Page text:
Joye Brown has been a columnist for Newsday since 2006. She joined the newspaper in 1983 and has Show More
Newsday’s Paul LaRocco took us on quite the wild ride through the makings of a no-bid contract — which turned into a second no-bid contract, despite concerns voiced by county employees — in Nassau.
Why did the county twice hire a marketing firm to duplicate and poorly, judging from a series of internal emails obtained by Newsday — work that could have been done by county employees?
That seemed wasteful. And unnecessary.StoryWorkers questioned $24,500 no-bid contractSee alsoRead the emailsSee alsoNassau Parks leads on no-bid contracts
How so? Let’s look at the numbers.
By my count, four county employees raised concerns about the first contract, in 2013, before and after it was executed.
Robert Walker, County Executive Edward Mangano’s top deputy, first recommended that parks department officials meet with Karin Caro, head of BluChip Marketing.
Carnell Foskey, the county attorney, urged parks and recreation employees to welcome Caro.
But county employees, including Mary Studdert, a special assistant for constituent affairs, said not so fast.
Studdert told Walker, via email, that there already was somebody on staff responsible for promoting the county’s film industry. That was Debra Markowitz, who earned $64,661 as Nassau’s assistant commissioner for cinema and television promotion — a title that, in itself, seems to flag that the contract work was duplicative.
Especially in a county — with a state financial control board — that is supposed to be watching expenses.
Walker said he didn’t believe there would be an issue.
And later, when Markowitz, suggested there was no room for Caro on an upcoming county bus tour of filming sites, Foskey struck back. “Debbie,” he wrote, “I strongly suggest that if Karin wants to ride on the bus you find room.”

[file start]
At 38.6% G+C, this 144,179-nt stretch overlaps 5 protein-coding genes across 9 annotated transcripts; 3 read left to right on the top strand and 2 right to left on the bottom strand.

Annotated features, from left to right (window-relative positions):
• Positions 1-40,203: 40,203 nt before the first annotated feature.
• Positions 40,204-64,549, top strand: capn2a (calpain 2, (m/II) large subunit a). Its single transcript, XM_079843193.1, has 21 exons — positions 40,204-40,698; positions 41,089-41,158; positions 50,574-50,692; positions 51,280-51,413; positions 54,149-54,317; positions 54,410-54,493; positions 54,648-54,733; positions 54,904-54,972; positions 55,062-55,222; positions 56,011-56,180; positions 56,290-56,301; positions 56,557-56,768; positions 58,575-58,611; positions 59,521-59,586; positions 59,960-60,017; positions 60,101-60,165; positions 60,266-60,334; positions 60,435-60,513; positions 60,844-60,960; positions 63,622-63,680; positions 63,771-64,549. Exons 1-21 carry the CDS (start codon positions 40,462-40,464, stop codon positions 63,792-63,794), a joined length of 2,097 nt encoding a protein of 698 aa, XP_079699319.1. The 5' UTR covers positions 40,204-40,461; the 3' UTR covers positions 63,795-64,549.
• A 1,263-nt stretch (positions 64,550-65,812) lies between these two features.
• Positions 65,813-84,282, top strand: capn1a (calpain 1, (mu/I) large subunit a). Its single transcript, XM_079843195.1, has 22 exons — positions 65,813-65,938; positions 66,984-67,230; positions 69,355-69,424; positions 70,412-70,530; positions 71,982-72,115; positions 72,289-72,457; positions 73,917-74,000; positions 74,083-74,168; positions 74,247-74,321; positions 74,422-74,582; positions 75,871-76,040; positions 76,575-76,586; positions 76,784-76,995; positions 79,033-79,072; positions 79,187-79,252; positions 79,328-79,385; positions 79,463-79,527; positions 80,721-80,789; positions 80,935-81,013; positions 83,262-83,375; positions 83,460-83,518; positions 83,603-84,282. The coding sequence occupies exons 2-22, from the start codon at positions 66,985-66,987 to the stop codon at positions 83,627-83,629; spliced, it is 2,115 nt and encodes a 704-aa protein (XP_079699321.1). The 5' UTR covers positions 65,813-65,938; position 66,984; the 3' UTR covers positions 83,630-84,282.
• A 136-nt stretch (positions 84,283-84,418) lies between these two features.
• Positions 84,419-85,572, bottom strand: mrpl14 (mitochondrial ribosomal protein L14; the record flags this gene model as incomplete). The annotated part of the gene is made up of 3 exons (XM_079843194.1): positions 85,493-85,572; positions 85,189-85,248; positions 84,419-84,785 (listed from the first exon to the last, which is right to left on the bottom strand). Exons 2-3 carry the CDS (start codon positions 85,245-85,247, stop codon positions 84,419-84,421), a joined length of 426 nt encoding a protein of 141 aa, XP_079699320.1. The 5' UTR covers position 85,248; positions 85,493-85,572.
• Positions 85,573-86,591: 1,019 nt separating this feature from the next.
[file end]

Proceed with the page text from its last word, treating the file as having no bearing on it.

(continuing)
All of this was BEFORE the first of two contracts with Caro’s firm was finalized.
Afterward, parks and recreation department personnel and others questioned the quality of the firm’s work, pointing out errors in marketing materials and cancellations of events because of poor public interest.
At one point, Eileen Krieb, a county service representative in parks and recreation, agreed with another employee’s criticism that materials the firm created for a Taste of Nassau” event (that later was canceled due to lack of public interest) looked “dark and unfriendly.”
“But who are we to have an opinion!!” she wrote.
By my count, four county employees — with public salaries totaling $316,230 in 2013 — raised concerns about the firm’s work. Including a piece that initially put the county executive’s office in Eisenhower Park, in East Meadow — rather than 4.5 miles away in Mineola where it belongs.
But their concerns were brushed aside by two high ranking Nassau officials — Foskey and Walker.
As a result, the marketing firm ultimately received not one, but two contracts, totaling $48,500 for work that Markowitz already was being paid for.
Why? Perhaps some answers will come once Nassau’s district attorney’s office completes its investigation of the contracts.